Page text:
The required stairs have yet to be started.

As Debbie Lei Taniguchi Uli’i, a long-time neighbor who lives directly across the street, wrote in her Letter to the Editor recently published in the Lahaina News, “FINALLY cleared and opened after YEARS and YEARS of promise. Only to be terribly disappointed, distressed, crushed, aghast to discover that this path ends with a railing that STOPS access to the beach, to the ocean; CAN only look, but No CAN touch the beach, the ocean. AGAIN, NO ACCESS, NO TRESPASSING, STAY OUT.”

“I squeeze between the railing and the wire fence (being respectful to not cause any damage) to get to the other side and lower myself with rope 10-12 feet.”

(The next time), “I return eagerly for another swim a few days later and find the wire fence zip-tied to railing which does not allow me to squeeze through to the other side to lower myself to the beach below. The only way now, as I see, is to climb OVER the 4½ feet railing to get to the other side. This is an obstacle that makes it so difficult and dangerous for this 70-plus-year-old wahine. I am dismayed, I am angry. But I WILL find a way!”

The Lahaina News spoke with a number of other long-time area residents. All of them used words like “disturbed,” “frustrated,” and “angry” to explain how they felt about being shut out.


It was only in November 2020 that the Hale Mahina Apartment Owners Association (AOAO) received its first written communication from the county reiterating the need to comply with the original 1977 terms and 2019 settlement agreement, and this only in connection with a request from the condominium for a painting permit. That communication gave them until December 2022 to complete the path.

That letter was later rescinded.

In a communication dated Oct. 22, 2021 over the signature of Jordan Hart, then deputy planning director, an appointed position, the resort was granted permission to paint, but only mentioned the fulfillment of the beach access requirement in passing and dropped all reference to the settlement agreement.

Hale Mahina painted its buildings. It did not fulfill its shoreline access requirements.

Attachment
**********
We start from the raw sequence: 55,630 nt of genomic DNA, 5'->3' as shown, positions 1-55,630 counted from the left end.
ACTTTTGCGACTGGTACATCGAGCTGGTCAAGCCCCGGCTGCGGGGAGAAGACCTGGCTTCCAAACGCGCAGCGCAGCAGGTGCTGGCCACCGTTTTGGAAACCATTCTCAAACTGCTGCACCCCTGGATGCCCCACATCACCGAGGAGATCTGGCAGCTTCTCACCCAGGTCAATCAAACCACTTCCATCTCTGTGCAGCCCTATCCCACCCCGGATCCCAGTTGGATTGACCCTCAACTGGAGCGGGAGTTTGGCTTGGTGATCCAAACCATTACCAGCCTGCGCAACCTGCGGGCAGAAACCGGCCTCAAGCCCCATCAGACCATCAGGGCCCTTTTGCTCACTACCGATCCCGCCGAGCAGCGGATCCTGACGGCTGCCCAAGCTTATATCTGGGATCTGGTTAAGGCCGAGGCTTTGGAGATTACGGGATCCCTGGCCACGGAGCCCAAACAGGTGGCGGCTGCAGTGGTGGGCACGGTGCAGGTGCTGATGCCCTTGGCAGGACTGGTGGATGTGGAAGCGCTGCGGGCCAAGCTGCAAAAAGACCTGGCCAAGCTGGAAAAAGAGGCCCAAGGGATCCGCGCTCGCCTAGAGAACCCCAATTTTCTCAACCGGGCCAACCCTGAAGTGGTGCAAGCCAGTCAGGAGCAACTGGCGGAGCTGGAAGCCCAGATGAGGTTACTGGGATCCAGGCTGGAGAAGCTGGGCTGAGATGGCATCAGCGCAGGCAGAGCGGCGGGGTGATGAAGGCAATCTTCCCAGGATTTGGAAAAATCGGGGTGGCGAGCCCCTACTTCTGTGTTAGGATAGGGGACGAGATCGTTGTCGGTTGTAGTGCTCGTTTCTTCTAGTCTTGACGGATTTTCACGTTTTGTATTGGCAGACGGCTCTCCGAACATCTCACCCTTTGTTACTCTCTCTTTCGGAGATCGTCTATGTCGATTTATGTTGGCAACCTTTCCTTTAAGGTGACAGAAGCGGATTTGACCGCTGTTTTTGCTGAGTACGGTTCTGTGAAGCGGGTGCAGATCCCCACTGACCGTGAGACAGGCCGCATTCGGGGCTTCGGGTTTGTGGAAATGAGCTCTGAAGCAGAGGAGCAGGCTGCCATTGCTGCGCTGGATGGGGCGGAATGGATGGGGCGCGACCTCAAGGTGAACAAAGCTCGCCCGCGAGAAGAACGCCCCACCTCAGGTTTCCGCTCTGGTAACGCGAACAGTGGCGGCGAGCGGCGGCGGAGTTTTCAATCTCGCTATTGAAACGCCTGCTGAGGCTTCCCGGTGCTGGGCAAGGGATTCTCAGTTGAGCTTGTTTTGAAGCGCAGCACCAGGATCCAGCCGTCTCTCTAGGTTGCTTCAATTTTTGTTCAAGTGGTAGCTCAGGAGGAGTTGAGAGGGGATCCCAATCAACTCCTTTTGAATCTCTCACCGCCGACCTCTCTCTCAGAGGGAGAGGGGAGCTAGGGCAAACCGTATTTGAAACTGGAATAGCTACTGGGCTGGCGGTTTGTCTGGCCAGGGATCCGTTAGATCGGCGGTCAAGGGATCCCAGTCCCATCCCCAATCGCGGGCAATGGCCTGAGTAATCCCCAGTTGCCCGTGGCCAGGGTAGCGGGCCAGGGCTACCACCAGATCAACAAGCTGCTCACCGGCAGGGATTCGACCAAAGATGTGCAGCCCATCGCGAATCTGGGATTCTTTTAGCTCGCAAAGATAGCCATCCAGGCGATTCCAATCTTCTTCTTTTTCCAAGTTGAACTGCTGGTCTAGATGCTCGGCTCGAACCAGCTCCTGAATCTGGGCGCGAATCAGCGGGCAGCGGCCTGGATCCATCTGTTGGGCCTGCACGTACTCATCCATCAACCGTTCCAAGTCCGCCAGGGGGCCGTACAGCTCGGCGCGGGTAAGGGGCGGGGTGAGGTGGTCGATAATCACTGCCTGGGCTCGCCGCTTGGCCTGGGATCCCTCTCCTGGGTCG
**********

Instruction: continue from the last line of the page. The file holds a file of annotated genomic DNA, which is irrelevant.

It was not until Jan. 22, 2023, approximately a year and four months later, that the AOAO received their first Notice of Warning (NOW) again over the signature of Jordan Hart. He was now serving in the civil service position of planning program administrator heading ZAED (Zoning Administration and Enforcement Division) of the Maui County Planning Department. The warning advised the AOAO if they did not take necessary measures to fulfill the original 1977 requirements, they would face stiff fines and possible civil and criminal enforcement actions.

According to the warning letter: “…civil fines for the violations will be an initial fine of up to $100,000, and a daily fine of up to $10,000 for each day the violation continues.” The letter went on to extend the date by which the AOAO must file “all necessary land use applications” to implement conditions 7 & 8 to no later than Oct. 1, 2023, an extension of more than eight months.

Asked about the extension, Hart said that because all of the remaining compliance is in the shoreline area — and there are many complicated rules that govern what is allowed — he felt that the extension was the minimum time needed for the AOAO to complete the necessary paperwork. Beyond that, if no further difficulties were encountered, he estimated that it would be at least another year-and-a-half and perhaps several years longer until the stairs were actually built.


As of February 2023, the complex has not complied with either the initial 1977 requirements or fully fulfilled the terms of the 2019 settlement agreement.

The Lahaina News asked Charles J. Ianello, president of the Hale Mahina AOAO, for his comments on the situation.

In an e-mail dated Feb. 13, 2023, he wrote, “I have recently received information from the County of Maui Planning Department that a revised letter regarding the issue you are seeking a response or comment is being prepared and mailed. I have not received the letter as of this date. Therefore, I do not have a response or comment at this time. If and when I receive the revised mailing from the Planning Department, I will be happy to review it along with advice from legal counsel. At that time, I will consider what type of response to make to your questions. I look forward to reading your article.”